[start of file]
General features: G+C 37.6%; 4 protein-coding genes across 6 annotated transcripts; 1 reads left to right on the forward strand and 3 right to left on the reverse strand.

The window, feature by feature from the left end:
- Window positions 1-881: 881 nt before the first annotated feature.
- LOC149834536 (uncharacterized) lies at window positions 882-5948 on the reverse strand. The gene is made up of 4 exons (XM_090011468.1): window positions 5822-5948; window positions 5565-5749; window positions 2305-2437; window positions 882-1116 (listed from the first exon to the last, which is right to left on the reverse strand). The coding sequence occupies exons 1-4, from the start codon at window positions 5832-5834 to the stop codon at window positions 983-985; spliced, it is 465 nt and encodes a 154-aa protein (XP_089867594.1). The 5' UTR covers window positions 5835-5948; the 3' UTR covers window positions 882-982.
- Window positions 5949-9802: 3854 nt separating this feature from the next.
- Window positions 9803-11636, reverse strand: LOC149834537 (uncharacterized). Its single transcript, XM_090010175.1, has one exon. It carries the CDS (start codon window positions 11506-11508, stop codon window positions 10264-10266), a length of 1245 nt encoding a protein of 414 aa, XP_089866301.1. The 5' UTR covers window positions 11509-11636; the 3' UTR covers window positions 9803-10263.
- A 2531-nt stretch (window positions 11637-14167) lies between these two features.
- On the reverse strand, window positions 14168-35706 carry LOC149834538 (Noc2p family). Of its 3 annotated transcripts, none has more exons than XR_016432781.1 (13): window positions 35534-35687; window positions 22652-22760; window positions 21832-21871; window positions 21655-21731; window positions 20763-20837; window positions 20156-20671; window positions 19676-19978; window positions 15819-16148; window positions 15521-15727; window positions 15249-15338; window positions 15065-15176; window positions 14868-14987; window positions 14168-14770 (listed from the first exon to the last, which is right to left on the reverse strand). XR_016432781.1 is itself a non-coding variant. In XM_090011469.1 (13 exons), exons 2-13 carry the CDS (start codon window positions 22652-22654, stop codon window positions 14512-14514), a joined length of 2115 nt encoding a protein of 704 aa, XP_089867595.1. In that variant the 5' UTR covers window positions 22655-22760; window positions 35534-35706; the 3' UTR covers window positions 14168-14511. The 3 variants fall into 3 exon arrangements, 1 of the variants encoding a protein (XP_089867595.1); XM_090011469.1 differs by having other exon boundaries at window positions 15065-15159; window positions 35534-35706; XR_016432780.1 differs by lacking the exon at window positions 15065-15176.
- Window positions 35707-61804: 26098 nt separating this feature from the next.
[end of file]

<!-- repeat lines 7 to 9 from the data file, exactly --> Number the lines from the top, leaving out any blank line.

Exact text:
- A 2531-nt stretch (window positions 11637-14167) lies between these two features.
- On the reverse strand, window positions 14168-35706 carry LOC149834538 (Noc2p family). Of its 3 annotated transcripts, none has more exons than XR_016432781.1 (13): window positions 35534-35687; window positions 22652-22760; window positions 21832-21871; window positions 21655-21731; window positions 20763-20837; window positions 20156-20671; window positions 19676-19978; window positions 15819-16148; window positions 15521-15727; window positions 15249-15338; window positions 15065-15176; window positions 14868-14987; window positions 14168-14770 (listed from the first exon to the last, which is right to left on the reverse strand). XR_016432781.1 is itself a non-coding variant. In XM_090011469.1 (13 exons), exons 2-13 carry the CDS (start codon window positions 22652-22654, stop codon window positions 14512-14514), a joined length of 2115 nt encoding a protein of 704 aa, XP_089867595.1. In that variant the 5' UTR covers window positions 22655-22760; window positions 35534-35706; the 3' UTR covers window positions 14168-14511. The 3 variants fall into 3 exon arrangements, 1 of the variants encoding a protein (XP_089867595.1); XM_090011469.1 differs by having other exon boundaries at window positions 15065-15159; window positions 35534-35706; XR_016432780.1 differs by lacking the exon at window positions 15065-15176.
- Window positions 35707-61804: 26098 nt separating this feature from the next.